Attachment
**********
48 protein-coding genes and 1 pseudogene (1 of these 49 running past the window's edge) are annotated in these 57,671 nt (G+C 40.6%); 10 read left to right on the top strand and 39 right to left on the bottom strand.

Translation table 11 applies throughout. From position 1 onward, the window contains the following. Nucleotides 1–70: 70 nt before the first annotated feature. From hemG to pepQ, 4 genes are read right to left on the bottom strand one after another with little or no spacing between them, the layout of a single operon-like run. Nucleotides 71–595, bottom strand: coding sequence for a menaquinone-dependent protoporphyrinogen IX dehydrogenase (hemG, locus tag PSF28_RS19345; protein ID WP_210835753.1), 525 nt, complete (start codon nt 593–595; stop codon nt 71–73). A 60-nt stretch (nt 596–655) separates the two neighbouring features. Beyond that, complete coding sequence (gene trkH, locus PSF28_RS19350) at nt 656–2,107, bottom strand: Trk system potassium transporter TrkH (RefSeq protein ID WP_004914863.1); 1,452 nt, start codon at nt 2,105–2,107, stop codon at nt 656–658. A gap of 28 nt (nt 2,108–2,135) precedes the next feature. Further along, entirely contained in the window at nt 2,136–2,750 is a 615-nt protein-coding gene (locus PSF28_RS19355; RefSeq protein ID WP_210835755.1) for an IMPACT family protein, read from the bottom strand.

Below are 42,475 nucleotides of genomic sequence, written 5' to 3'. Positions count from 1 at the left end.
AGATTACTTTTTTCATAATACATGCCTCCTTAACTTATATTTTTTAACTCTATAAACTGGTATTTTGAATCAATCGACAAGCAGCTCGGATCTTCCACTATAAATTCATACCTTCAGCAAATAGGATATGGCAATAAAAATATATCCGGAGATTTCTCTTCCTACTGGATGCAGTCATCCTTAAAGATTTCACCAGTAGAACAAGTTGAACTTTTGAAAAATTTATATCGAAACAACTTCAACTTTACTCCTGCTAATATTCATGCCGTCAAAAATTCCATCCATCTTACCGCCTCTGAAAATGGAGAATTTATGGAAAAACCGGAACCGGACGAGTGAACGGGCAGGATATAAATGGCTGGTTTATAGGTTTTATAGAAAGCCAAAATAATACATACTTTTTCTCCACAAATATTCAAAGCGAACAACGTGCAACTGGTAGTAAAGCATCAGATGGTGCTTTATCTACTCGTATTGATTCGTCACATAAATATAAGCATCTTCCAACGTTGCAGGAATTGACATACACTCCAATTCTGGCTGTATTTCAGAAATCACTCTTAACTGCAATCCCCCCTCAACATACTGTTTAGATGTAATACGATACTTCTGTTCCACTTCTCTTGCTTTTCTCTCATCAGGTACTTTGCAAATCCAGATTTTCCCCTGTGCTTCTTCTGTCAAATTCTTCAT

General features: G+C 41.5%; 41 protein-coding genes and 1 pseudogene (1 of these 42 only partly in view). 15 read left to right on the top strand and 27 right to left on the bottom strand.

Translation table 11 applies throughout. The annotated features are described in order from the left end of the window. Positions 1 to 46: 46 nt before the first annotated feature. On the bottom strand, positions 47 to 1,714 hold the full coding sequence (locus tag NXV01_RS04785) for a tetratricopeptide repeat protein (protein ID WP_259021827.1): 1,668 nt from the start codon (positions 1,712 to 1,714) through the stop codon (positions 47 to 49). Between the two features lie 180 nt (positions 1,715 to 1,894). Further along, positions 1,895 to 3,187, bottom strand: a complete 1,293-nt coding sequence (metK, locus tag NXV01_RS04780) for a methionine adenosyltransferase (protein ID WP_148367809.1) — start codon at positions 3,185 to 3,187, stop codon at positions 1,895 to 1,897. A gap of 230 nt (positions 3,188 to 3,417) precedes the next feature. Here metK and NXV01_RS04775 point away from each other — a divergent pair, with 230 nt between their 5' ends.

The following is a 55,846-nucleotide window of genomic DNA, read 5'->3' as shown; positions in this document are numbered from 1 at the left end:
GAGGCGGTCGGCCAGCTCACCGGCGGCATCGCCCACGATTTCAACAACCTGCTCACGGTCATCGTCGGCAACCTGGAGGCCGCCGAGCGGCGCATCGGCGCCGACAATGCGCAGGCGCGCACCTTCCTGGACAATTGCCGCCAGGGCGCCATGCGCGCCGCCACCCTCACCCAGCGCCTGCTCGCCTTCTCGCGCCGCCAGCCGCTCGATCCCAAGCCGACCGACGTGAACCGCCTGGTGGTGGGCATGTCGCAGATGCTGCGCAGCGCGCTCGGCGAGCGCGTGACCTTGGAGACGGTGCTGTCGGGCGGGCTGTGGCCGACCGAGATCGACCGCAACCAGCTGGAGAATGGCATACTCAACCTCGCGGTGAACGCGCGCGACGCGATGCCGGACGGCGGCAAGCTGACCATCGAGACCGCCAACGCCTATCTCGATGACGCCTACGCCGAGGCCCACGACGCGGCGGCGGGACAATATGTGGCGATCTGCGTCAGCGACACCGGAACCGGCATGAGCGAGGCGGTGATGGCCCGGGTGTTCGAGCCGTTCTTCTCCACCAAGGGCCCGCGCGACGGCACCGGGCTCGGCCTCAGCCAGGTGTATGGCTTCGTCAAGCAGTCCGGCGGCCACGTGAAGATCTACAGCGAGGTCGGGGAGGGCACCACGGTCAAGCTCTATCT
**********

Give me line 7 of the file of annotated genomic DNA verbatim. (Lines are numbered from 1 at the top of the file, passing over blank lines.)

The following is a 55,846-nucleotide window of genomic DNA, read 5'->3' as shown; positions in this document are numbered from 1 at the left end: